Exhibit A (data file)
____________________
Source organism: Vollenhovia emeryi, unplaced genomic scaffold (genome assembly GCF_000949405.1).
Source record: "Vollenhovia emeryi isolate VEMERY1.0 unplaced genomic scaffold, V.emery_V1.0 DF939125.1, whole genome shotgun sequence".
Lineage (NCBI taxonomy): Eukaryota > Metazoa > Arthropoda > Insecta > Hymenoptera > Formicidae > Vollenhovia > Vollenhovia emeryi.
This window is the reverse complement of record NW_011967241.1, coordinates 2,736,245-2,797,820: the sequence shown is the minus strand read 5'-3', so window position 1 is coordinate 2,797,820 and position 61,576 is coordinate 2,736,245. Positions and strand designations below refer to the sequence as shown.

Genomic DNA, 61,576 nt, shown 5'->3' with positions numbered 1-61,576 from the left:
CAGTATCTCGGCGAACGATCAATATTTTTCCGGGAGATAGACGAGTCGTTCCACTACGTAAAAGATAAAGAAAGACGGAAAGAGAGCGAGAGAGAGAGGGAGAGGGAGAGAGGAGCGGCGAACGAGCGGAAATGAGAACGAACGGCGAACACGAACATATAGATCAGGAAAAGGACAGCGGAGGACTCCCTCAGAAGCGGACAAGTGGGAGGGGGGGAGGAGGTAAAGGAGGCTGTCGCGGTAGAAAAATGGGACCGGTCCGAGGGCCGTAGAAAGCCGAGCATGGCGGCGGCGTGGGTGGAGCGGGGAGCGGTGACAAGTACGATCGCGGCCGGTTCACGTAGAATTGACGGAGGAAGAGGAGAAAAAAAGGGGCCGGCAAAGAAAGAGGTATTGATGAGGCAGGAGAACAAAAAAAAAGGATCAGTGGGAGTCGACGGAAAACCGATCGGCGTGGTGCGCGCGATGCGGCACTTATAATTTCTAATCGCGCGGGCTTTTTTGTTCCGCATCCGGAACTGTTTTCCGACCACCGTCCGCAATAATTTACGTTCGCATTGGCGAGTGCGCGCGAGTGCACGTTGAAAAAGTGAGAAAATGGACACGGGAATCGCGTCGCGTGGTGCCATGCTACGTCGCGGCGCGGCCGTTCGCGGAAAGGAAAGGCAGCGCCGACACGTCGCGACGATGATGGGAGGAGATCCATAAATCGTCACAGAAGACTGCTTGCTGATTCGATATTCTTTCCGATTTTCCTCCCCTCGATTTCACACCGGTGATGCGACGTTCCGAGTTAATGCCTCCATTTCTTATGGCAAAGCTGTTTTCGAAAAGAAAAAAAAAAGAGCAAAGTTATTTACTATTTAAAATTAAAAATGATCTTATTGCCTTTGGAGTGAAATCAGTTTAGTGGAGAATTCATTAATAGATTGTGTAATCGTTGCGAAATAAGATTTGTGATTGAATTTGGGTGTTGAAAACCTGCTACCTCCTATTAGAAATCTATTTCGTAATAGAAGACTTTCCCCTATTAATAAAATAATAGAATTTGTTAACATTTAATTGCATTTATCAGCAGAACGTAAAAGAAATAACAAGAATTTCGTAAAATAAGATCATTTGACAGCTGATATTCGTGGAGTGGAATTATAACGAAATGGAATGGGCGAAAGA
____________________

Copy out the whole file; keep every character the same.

Source organism: Vollenhovia emeryi, unplaced genomic scaffold (genome assembly GCF_000949405.1).
Source record: "Vollenhovia emeryi isolate VEMERY1.0 unplaced genomic scaffold, V.emery_V1.0 DF939125.1, whole genome shotgun sequence".
Lineage (NCBI taxonomy): Eukaryota > Metazoa > Arthropoda > Insecta > Hymenoptera > Formicidae > Vollenhovia > Vollenhovia emeryi.
This window is the reverse complement of record NW_011967241.1, coordinates 2,736,245-2,797,820: the sequence shown is the minus strand read 5'-3', so window position 1 is coordinate 2,797,820 and position 61,576 is coordinate 2,736,245. Positions and strand designations below refer to the sequence as shown.

Genomic DNA, 61,576 nt, shown 5'->3' with positions numbered 1-61,576 from the left:
CAGTATCTCGGCGAACGATCAATATTTTTCCGGGAGATAGACGAGTCGTTCCACTACGTAAAAGATAAAGAAAGACGGAAAGAGAGCGAGAGAGAGAGGGAGAGGGAGAGAGGAGCGGCGAACGAGCGGAAATGAGAACGAACGGCGAACACGAACATATAGATCAGGAAAAGGACAGCGGAGGACTCCCTCAGAAGCGGACAAGTGGGAGGGGGGGAGGAGGTAAAGGAGGCTGTCGCGGTAGAAAAATGGGACCGGTCCGAGGGCCGTAGAAAGCCGAGCATGGCGGCGGCGTGGGTGGAGCGGGGAGCGGTGACAAGTACGATCGCGGCCGGTTCACGTAGAATTGACGGAGGAAGAGGAGAAAAAAAGGGGCCGGCAAAGAAAGAGGTATTGATGAGGCAGGAGAACAAAAAAAAAGGATCAGTGGGAGTCGACGGAAAACCGATCGGCGTGGTGCGCGCGATGCGGCACTTATAATTTCTAATCGCGCGGGCTTTTTTGTTCCGCATCCGGAACTGTTTTCCGACCACCGTCCGCAATAATTTACGTTCGCATTGGCGAGTGCGCGCGAGTGCACGTTGAAAAAGTGAGAAAATGGACACGGGAATCGCGTCGCGTGGTGCCATGCTACGTCGCGGCGCGGCCGTTCGCGGAAAGGAAAGGCAGCGCCGACACGTCGCGACGATGATGGGAGGAGATCCATAAATCGTCACAGAAGACTGCTTGCTGATTCGATATTCTTTCCGATTTTCCTCCCCTCGATTTCACACCGGTGATGCGACGTTCCGAGTTAATGCCTCCATTTCTTATGGCAAAGCTGTTTTCGAAAAGAAAAAAAAAAGAGCAAAGTTATTTACTATTTAAAATTAAAAATGATCTTATTGCCTTTGGAGTGAAATCAGTTTAGTGGAGAATTCATTAATAGATTGTGTAATCGTTGCGAAATAAGATTTGTGATTGAATTTGGGTGTTGAAAACCTGCTACCTCCTATTAGAAATCTATTTCGTAATAGAAGACTTTCCCCTATTAATAAAATAATAGAATTTGTTAACATTTAATTGCATTTATCAGCAGAACGTAAAAGAAATAACAAGAATTTCGTAAAATAAGATCATTTGACAGCTGATATTCGTGGAGTGGAATTATAACGAAATGGAATGGGCGAAAGA